Poor Quality Omega-3 Prostate Study

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In 2013, the Journal of the National Cancer Institute published a study linking omega-3 fatty acids to prostate cancer. Two years have passed since the release of this study, yet the repercussions have lingered.

A perfect example: A colleague of Brian Matthew’s recently visited his cardiologist. This colleague (let’s call him “Jim”) has already had a heart attack and diligently takes his fish oil every day, since science supports its use as a preventive measure against repeat heart attack.

After running down the list of all the medications and supplements he takes, Jim’s cardiologist looked up and said, “You know, a study came out a couple years ago linking omega-3s to prostate cancer. You may want to cut back on those.”

Mind you, this cardiologist is one of the most respected in the area. Now remember, solid research—including randomized clinical trials—reveals the benefits of omega-3s (such as certain fatty fish and omega-3 supplements) for heart health. And prevention studies suggest that omega-3s significantly reduce the number of deaths from heart disease and all other causes. But many in the medical community and beyond have “fallen prey” to misinterpretation and over-blown reporting of the data in that prostate cancer study.

Here are a few facts about that study.

The study was a clinical trial design to determine the impact of selenium and vitamin E on prostate cancer. Neither fish nor omega-3 fatty acid supplements were given, so it was not a clinical trial to measure the effect of omega-3s on prostate cancer. In fact, the data was based on circulating fatty acids in plasma that had only been measured once in the 7-12 years of the study.

So this was a population-based study that examined whether there was an association between circulating omega-3 levels and the incidence of prostate cancer. The results from the study showed that all groups had low circulating levels of omega-3 fatty acids, and there were very small and likely biologically insignificant differences (~0.2%) between the prostate cancer group and the control group.

If we are to learn from population-based studies, it would seem much more important to examine populations that consumed high amounts of omega-3s and compare them to those who ingest low concentrations of omega-3s. When we do that, populations that ingest traditional Japanese or Mediterranean diets (which contain relatively high amounts of omega-3s) have some of the lowest incidences and death rates from prostate cancer among all global populations.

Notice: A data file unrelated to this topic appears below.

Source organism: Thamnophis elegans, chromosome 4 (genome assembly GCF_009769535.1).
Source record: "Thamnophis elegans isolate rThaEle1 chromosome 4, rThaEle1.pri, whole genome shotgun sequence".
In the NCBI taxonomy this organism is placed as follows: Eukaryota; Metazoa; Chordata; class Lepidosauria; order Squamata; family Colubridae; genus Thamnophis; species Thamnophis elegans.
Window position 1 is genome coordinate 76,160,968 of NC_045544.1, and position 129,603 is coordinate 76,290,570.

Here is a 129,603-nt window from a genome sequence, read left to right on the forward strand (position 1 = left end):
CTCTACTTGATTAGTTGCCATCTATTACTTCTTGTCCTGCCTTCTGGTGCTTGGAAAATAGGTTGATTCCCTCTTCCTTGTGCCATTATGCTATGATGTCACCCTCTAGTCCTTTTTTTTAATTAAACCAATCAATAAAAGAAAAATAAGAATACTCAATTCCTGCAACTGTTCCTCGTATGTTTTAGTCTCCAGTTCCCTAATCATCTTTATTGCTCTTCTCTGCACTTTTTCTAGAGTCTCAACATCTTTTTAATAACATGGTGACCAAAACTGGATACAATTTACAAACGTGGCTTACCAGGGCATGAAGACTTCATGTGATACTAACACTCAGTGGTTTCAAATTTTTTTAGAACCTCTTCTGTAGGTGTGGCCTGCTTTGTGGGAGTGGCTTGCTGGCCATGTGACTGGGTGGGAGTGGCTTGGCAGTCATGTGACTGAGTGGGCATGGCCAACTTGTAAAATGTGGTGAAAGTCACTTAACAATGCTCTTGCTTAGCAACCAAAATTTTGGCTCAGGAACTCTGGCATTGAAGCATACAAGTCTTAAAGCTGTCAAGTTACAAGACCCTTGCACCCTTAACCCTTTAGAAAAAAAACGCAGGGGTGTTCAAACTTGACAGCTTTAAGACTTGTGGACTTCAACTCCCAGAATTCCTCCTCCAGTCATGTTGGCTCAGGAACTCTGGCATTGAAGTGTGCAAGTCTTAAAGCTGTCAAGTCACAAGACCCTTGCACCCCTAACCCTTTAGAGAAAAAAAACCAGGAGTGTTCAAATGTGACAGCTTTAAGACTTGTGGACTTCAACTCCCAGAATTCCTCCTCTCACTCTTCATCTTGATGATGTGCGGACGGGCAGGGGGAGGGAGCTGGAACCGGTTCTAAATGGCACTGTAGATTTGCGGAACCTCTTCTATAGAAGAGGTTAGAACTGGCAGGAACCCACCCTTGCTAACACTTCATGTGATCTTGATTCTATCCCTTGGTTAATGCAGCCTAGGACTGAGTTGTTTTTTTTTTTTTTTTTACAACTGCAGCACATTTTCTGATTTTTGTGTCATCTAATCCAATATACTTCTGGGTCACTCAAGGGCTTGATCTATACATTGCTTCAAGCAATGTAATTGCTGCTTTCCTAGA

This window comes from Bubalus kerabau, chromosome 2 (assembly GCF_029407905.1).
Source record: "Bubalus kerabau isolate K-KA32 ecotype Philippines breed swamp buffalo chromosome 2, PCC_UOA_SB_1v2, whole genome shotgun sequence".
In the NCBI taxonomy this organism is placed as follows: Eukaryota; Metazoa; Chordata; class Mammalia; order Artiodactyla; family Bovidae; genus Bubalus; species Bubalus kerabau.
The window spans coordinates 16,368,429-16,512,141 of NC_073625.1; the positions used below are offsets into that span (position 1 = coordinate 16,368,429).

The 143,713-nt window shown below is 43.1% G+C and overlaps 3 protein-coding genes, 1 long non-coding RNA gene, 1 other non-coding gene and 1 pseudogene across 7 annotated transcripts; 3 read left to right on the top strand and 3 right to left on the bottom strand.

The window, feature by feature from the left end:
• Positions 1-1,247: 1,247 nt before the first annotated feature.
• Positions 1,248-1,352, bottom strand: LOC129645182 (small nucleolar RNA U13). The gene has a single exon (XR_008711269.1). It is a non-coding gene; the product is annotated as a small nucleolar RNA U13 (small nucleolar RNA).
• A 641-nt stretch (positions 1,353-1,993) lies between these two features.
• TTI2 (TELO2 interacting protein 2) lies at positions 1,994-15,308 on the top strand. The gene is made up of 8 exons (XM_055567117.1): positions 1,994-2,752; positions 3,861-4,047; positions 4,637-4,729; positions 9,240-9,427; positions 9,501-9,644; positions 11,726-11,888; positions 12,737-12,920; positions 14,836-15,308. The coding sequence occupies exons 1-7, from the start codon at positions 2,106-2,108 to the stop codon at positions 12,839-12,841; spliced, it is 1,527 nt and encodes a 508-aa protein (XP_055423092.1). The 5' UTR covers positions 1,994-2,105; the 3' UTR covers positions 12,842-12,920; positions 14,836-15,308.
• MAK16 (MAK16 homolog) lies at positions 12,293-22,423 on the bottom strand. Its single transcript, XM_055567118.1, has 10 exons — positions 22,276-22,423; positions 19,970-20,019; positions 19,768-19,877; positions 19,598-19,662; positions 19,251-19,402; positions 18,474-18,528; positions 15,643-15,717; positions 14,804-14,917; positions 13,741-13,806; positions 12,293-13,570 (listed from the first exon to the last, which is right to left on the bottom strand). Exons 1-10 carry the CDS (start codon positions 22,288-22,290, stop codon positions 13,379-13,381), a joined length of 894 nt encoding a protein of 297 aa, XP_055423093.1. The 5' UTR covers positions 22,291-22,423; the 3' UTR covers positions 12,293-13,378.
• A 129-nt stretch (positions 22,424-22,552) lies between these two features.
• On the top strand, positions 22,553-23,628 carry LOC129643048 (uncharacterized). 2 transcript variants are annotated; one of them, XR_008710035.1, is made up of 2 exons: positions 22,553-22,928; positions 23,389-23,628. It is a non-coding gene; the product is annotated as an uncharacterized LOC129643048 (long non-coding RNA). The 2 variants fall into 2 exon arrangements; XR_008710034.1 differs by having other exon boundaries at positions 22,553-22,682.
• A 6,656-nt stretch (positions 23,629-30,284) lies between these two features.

Most Prostate Cancer Studies Suggest Omega-3s Are Beneficial

While population-based studies have their place, studies that actually test the effect of fish or fish oil consumption on prostate cancer provide much more meaningful information.

In a 2010 meta-analysis (which combines results from several studies), fish oil or fish consumption was associated with a 63 percent reduction in mortality due to prostate cancer. Among the 12 studies cited was one that followed 6,272 Swedish men for 30 years. This study showed that those who ate no fish had a 2- to 3-fold increase in the risk of developing prostate cancer compared to those who consumed large amounts of fish.

In another study that followed 47,866 men over 14 years, omega-3 intake was associated with a 26 percent reduction of developing prostate cancer. And in a study that looked at 20,167 men who participated in the Physician’s Health Study, the men who ate fish five or more times per week had a 48 percent lower risk of developing the disease compared to those who ate fish less than once per week. A similar association was found between fish consumption and prostate cancer mortality.

Finally, a meta-analysis published earlier this year looked at 12 self-reported dietary intake and nine biomarker studies (for a total of approximately 460,000 men). The researchers discovered no link between omega-3 fatty acids and prostate cancer in any of the trials.

Don’t Stop Taking Your Omega-3s

It is a shame that ONE study that was not even designed to study the impact of fish oil on prostate cancer could get so much attention and potentially affect the health decisions of millions of people worldwide. The science taken as a whole reveals that you should not let this study deter you from using omega-3s and eating fatty fish such as salmon, mackerel, and albacore tuna.

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The Gene Smart Team

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